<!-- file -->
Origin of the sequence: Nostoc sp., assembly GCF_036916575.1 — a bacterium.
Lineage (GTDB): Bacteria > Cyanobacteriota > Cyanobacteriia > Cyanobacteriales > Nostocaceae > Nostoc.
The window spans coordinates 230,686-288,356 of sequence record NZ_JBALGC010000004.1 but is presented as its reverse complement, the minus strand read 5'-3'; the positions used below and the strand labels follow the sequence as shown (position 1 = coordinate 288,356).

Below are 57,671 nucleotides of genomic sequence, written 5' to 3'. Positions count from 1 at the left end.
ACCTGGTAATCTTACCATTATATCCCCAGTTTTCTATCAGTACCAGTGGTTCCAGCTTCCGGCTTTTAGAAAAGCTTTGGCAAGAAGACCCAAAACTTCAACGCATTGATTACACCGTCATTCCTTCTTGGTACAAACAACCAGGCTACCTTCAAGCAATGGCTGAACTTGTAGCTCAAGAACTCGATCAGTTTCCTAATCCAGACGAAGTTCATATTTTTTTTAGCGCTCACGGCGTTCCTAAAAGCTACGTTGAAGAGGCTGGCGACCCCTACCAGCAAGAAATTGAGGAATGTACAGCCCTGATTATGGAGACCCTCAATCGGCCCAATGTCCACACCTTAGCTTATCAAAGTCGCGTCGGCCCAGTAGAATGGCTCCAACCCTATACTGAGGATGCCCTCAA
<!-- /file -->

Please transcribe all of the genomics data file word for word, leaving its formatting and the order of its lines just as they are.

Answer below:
Origin of the sequence: Nostoc sp., assembly GCF_036916575.1 — a bacterium.
Lineage (GTDB): Bacteria > Cyanobacteriota > Cyanobacteriia > Cyanobacteriales > Nostocaceae > Nostoc.
The window spans coordinates 230,686-288,356 of sequence record NZ_JBALGC010000004.1 but is presented as its reverse complement, the minus strand read 5'-3'; the positions used below and the strand labels follow the sequence as shown (position 1 = coordinate 288,356).

Below are 57,671 nucleotides of genomic sequence, written 5' to 3'. Positions count from 1 at the left end.
ACCTGGTAATCTTACCATTATATCCCCAGTTTTCTATCAGTACCAGTGGTTCCAGCTTCCGGCTTTTAGAAAAGCTTTGGCAAGAAGACCCAAAACTTCAACGCATTGATTACACCGTCATTCCTTCTTGGTACAAACAACCAGGCTACCTTCAAGCAATGGCTGAACTTGTAGCTCAAGAACTCGATCAGTTTCCTAATCCAGACGAAGTTCATATTTTTTTTAGCGCTCACGGCGTTCCTAAAAGCTACGTTGAAGAGGCTGGCGACCCCTACCAGCAAGAAATTGAGGAATGTACAGCCCTGATTATGGAGACCCTCAATCGGCCCAATGTCCACACCTTAGCTTATCAAAGTCGCGTCGGCCCAGTAGAATGGCTCCAACCCTATACTGAGGATGCCCTCAA